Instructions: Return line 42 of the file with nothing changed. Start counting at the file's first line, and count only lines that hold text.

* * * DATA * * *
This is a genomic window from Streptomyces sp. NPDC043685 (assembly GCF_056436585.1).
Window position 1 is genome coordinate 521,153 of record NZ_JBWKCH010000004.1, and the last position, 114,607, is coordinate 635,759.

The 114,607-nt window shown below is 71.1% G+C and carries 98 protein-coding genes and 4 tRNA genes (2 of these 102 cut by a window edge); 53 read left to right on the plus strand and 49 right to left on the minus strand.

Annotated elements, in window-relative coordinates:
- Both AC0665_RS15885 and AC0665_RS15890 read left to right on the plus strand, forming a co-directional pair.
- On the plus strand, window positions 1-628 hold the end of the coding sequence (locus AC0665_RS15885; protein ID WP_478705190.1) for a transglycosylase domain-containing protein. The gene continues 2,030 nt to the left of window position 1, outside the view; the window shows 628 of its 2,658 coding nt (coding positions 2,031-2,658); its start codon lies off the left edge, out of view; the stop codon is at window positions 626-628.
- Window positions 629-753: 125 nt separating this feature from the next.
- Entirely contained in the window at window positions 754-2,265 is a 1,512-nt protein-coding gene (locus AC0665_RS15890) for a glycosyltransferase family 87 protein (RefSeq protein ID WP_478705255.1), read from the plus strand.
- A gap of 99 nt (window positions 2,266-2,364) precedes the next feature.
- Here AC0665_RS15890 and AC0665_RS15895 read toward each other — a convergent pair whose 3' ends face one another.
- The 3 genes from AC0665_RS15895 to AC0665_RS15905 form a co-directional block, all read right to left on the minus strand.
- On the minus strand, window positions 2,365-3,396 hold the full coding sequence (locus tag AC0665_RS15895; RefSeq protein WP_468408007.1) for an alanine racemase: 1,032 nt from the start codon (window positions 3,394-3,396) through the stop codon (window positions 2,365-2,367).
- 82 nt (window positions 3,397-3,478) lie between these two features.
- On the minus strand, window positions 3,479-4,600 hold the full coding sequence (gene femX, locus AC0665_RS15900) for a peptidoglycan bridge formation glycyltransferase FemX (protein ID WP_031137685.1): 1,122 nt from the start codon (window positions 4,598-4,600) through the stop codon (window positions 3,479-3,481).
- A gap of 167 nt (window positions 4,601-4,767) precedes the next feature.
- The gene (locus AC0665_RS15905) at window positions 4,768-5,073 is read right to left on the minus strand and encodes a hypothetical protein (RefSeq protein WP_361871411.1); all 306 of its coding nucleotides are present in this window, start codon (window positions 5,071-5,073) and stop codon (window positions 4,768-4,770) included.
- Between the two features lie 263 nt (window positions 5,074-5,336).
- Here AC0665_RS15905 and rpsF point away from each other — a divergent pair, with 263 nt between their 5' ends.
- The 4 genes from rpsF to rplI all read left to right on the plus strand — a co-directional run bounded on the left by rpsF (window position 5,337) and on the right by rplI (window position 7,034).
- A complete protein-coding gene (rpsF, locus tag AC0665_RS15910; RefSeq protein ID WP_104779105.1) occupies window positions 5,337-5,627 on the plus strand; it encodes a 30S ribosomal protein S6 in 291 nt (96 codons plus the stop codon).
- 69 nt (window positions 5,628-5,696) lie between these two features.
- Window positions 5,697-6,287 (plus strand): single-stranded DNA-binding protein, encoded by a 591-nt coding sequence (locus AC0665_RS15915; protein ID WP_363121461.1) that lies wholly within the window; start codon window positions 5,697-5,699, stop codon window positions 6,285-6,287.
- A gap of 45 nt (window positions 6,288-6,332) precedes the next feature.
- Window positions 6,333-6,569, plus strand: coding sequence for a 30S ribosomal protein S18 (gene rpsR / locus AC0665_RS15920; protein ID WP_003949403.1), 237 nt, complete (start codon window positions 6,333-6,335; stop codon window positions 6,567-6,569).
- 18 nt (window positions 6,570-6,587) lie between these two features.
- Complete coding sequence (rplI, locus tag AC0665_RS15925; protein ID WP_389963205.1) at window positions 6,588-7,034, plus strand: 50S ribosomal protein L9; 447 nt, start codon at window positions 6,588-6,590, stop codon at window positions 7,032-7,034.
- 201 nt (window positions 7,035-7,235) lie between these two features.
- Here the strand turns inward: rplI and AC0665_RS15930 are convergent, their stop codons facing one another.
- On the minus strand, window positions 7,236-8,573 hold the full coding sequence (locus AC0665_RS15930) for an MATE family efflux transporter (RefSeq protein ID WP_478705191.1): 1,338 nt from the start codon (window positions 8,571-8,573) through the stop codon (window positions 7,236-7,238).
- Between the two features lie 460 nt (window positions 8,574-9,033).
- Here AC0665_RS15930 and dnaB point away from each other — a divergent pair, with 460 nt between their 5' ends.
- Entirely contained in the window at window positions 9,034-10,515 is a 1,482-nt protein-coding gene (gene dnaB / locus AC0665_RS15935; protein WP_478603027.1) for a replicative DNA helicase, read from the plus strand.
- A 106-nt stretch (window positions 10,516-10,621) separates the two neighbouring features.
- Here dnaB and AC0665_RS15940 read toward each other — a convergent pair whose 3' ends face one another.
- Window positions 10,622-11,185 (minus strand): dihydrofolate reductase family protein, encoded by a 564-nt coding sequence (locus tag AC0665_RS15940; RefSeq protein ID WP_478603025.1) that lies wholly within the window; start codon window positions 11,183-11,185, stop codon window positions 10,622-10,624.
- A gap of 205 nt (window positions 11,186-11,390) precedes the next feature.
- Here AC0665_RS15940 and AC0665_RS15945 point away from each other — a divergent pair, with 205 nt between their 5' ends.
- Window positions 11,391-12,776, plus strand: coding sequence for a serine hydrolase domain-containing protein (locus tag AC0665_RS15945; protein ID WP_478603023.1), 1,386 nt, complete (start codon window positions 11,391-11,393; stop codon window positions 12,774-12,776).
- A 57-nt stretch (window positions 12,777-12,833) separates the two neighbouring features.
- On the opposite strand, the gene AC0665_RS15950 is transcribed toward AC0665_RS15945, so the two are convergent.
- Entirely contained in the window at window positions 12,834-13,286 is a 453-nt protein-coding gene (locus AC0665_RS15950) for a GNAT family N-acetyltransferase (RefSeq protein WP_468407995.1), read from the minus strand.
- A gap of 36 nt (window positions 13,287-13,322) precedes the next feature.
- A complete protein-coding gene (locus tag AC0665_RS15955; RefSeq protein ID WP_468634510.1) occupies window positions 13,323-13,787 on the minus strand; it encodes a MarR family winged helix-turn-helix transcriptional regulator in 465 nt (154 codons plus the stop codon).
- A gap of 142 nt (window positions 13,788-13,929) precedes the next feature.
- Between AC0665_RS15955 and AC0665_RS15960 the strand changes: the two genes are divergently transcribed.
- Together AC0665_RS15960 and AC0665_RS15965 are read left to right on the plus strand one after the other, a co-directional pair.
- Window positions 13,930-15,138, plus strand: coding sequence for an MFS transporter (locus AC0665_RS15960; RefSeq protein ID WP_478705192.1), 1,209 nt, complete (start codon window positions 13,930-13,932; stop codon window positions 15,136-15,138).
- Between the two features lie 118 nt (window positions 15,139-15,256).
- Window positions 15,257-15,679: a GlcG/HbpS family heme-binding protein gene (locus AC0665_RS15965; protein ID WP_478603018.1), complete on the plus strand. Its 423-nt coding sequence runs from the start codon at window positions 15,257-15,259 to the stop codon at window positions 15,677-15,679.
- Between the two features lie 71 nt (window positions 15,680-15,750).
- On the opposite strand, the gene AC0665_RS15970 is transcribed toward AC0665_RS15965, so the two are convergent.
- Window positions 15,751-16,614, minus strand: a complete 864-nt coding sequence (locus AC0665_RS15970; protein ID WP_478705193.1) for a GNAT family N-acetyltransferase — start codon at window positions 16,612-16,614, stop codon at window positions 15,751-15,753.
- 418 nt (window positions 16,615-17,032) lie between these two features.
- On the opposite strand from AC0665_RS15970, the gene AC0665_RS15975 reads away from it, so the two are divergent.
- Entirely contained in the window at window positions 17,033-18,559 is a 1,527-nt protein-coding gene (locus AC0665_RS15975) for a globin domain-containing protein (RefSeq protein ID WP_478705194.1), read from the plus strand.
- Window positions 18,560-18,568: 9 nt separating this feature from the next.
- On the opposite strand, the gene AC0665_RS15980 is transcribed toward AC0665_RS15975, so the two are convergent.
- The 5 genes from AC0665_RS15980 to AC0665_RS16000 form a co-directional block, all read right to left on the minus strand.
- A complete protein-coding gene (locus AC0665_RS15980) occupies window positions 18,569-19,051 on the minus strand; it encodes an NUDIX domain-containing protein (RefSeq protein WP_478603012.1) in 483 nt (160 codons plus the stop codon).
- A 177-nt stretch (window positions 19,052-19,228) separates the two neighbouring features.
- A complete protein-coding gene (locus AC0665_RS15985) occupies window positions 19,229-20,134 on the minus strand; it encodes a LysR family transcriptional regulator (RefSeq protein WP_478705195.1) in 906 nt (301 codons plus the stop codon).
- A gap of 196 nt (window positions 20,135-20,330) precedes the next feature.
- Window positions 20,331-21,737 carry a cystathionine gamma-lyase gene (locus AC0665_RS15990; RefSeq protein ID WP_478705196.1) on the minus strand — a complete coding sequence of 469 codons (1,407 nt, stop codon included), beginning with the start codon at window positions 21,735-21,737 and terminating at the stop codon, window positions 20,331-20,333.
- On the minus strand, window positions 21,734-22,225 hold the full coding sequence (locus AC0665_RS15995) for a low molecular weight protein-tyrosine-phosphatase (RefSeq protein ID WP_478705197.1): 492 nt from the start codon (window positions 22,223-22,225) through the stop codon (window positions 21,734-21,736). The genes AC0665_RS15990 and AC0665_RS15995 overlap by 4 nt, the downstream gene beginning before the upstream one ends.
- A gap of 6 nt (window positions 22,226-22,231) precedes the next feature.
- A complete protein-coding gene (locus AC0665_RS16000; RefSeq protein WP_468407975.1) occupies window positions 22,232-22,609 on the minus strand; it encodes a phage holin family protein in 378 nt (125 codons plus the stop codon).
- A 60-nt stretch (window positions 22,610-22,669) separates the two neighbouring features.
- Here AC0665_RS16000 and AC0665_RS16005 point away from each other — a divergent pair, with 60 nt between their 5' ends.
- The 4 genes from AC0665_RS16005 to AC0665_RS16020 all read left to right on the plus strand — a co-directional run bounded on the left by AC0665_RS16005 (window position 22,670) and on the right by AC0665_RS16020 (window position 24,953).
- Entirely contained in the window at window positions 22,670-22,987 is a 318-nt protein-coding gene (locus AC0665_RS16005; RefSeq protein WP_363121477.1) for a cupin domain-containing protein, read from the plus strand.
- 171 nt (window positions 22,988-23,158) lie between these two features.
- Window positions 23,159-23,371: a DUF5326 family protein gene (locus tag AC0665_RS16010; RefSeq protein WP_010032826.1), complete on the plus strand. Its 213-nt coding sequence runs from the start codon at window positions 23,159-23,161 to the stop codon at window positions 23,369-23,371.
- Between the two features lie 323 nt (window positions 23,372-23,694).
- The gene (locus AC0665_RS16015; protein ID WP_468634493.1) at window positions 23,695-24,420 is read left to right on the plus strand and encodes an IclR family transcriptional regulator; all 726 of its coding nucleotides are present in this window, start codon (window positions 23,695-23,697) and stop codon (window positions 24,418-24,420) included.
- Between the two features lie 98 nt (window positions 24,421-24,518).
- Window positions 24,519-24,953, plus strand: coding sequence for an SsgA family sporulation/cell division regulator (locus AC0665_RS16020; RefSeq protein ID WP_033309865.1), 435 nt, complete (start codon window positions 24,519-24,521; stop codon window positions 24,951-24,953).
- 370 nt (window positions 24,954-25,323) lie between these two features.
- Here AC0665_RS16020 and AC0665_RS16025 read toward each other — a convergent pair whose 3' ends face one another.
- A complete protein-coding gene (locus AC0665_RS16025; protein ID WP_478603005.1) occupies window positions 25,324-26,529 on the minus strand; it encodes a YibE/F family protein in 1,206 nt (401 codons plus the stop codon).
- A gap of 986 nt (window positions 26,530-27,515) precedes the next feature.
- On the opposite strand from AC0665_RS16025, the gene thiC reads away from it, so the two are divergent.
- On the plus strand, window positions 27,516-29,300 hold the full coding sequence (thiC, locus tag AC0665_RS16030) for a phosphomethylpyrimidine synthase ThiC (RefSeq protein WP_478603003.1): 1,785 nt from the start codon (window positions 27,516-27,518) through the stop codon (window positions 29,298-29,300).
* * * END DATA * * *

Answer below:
- A gap of 36 nt (window positions 13,287-13,322) precedes the next feature.